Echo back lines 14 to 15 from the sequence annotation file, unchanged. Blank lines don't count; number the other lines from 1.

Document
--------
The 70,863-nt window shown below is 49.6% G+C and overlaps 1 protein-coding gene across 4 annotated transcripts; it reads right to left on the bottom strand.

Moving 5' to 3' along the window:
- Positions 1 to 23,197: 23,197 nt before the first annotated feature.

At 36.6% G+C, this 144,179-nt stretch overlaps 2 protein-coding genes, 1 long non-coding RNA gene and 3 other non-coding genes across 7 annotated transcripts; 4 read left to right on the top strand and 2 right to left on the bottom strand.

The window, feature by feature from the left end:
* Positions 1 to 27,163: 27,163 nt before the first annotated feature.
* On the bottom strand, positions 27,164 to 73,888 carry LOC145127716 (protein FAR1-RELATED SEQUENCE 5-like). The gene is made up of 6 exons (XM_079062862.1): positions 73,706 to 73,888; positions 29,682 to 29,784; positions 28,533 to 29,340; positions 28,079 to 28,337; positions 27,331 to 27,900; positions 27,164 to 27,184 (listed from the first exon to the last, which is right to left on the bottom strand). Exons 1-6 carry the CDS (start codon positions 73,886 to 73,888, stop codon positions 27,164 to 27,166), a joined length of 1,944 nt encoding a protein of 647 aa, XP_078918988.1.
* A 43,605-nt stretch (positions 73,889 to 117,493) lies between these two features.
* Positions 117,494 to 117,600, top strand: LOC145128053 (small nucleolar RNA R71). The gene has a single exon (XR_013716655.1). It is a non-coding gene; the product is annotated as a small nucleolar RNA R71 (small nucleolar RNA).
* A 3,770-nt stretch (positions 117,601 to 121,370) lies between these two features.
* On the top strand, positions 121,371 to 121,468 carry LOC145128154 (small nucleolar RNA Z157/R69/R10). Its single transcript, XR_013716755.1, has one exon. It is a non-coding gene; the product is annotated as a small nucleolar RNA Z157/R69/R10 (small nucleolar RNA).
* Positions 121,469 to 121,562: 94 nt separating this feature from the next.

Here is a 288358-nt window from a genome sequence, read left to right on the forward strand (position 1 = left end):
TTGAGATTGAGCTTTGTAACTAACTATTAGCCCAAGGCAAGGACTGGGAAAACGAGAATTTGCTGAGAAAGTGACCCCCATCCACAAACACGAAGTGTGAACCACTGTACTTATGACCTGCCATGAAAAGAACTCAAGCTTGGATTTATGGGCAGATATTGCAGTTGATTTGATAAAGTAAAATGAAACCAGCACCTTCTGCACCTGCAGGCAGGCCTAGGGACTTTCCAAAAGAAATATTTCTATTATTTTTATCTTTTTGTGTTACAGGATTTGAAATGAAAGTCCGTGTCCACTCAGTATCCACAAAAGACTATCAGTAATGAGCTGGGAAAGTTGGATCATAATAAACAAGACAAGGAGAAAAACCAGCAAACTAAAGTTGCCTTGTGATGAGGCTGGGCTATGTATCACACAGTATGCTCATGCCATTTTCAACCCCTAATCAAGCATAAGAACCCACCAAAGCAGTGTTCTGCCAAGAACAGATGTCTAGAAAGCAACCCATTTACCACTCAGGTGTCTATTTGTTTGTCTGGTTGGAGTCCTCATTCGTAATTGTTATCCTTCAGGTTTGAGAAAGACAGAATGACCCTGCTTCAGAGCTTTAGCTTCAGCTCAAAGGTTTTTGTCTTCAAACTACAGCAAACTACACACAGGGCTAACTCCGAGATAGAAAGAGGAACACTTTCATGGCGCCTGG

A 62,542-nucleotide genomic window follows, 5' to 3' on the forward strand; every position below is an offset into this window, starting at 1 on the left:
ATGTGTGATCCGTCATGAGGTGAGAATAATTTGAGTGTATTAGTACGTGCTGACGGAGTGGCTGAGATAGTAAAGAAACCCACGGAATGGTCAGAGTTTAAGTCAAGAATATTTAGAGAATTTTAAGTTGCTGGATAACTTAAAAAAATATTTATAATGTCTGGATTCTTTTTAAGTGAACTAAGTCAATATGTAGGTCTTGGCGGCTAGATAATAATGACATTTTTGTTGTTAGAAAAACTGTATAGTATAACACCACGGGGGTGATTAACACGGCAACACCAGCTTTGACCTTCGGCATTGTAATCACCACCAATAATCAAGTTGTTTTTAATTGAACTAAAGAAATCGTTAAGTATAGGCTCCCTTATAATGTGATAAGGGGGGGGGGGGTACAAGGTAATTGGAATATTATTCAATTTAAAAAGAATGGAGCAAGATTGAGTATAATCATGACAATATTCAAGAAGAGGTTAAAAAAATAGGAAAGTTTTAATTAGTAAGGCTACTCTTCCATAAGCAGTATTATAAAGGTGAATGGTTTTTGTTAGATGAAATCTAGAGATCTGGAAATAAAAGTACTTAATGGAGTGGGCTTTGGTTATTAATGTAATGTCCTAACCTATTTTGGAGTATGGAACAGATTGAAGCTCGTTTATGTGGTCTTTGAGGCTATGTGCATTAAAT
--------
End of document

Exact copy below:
TTGAGATTGAGCTTTGTAACTAACTATTAGCCCAAGGCAAGGACTGGGAAAACGAGAATTTGCTGAGAAAGTGACCCCCATCCACAAACACGAAGTGTGAACCACTGTACTTATGACCTGCCATGAAAAGAACTCAAGCTTGGATTTATGGGCAGATATTGCAGTTGATTTGATAAAGTAAAATGAAACCAGCACCTTCTGCACCTGCAGGCAGGCCTAGGGACTTTCCAAAAGAAATATTTCTATTATTTTTATCTTTTTGTGTTACAGGATTTGAAATGAAAGTCCGTGTCCACTCAGTATCCACAAAAGACTATCAGTAATGAGCTGGGAAAGTTGGATCATAATAAACAAGACAAGGAGAAAAACCAGCAAACTAAAGTTGCCTTGTGATGAGGCTGGGCTATGTATCACACAGTATGCTCATGCCATTTTCAACCCCTAATCAAGCATAAGAACCCACCAAAGCAGTGTTCTGCCAAGAACAGATGTCTAGAAAGCAACCCATTTACCACTCAGGTGTCTATTTGTTTGTCTGGTTGGAGTCCTCATTCGTAATTGTTATCCTTCAGGTTTGAGAAAGACAGAATGACCCTGCTTCAGAGCTTTAGCTTCAGCTCAAAGGTTTTTGTCTTCAAACTACAGCAAACTACACACAGGGCTAACTCCGAGATAGAAAGAGGAACACTTTCATGGCGCCTGG

A 62,542-nucleotide genomic window follows, 5' to 3' on the forward strand; every position below is an offset into this window, starting at 1 on the left: